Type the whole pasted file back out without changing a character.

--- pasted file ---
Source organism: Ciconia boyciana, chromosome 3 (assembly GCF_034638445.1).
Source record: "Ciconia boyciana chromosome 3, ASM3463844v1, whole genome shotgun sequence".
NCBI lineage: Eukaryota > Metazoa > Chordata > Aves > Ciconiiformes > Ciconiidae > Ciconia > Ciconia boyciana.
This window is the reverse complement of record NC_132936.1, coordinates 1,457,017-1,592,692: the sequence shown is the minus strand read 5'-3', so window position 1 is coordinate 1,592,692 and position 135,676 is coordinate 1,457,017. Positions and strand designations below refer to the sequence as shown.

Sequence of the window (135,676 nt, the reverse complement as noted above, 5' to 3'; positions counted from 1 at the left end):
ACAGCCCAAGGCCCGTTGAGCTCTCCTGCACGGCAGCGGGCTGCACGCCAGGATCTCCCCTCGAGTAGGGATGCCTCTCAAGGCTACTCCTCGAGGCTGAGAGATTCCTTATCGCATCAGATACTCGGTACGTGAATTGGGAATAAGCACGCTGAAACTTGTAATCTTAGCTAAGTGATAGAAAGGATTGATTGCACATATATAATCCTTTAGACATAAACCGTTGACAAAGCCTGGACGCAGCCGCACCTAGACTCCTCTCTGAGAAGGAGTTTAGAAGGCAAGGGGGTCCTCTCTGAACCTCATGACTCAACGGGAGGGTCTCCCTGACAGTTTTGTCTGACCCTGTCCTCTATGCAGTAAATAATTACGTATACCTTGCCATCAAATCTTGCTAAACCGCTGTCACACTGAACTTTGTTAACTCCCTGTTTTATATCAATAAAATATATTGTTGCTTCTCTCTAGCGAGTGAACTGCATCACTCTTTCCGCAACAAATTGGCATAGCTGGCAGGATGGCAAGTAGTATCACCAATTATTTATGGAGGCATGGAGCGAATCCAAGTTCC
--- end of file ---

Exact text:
Source organism: Ciconia boyciana, chromosome 3 (assembly GCF_034638445.1).
Source record: "Ciconia boyciana chromosome 3, ASM3463844v1, whole genome shotgun sequence".
NCBI lineage: Eukaryota > Metazoa > Chordata > Aves > Ciconiiformes > Ciconiidae > Ciconia > Ciconia boyciana.
This window is the reverse complement of record NC_132936.1, coordinates 1,457,017-1,592,692: the sequence shown is the minus strand read 5'-3', so window position 1 is coordinate 1,592,692 and position 135,676 is coordinate 1,457,017. Positions and strand designations below refer to the sequence as shown.

Sequence of the window (135,676 nt, the reverse complement as noted above, 5' to 3'; positions counted from 1 at the left end):
ACAGCCCAAGGCCCGTTGAGCTCTCCTGCACGGCAGCGGGCTGCACGCCAGGATCTCCCCTCGAGTAGGGATGCCTCTCAAGGCTACTCCTCGAGGCTGAGAGATTCCTTATCGCATCAGATACTCGGTACGTGAATTGGGAATAAGCACGCTGAAACTTGTAATCTTAGCTAAGTGATAGAAAGGATTGATTGCACATATATAATCCTTTAGACATAAACCGTTGACAAAGCCTGGACGCAGCCGCACCTAGACTCCTCTCTGAGAAGGAGTTTAGAAGGCAAGGGGGTCCTCTCTGAACCTCATGACTCAACGGGAGGGTCTCCCTGACAGTTTTGTCTGACCCTGTCCTCTATGCAGTAAATAATTACGTATACCTTGCCATCAAATCTTGCTAAACCGCTGTCACACTGAACTTTGTTAACTCCCTGTTTTATATCAATAAAATATATTGTTGCTTCTCTCTAGCGAGTGAACTGCATCACTCTTTCCGCAACAAATTGGCATAGCTGGCAGGATGGCAAGTAGTATCACCAATTATTTATGGAGGCATGGAGCGAATCCAAGTTCC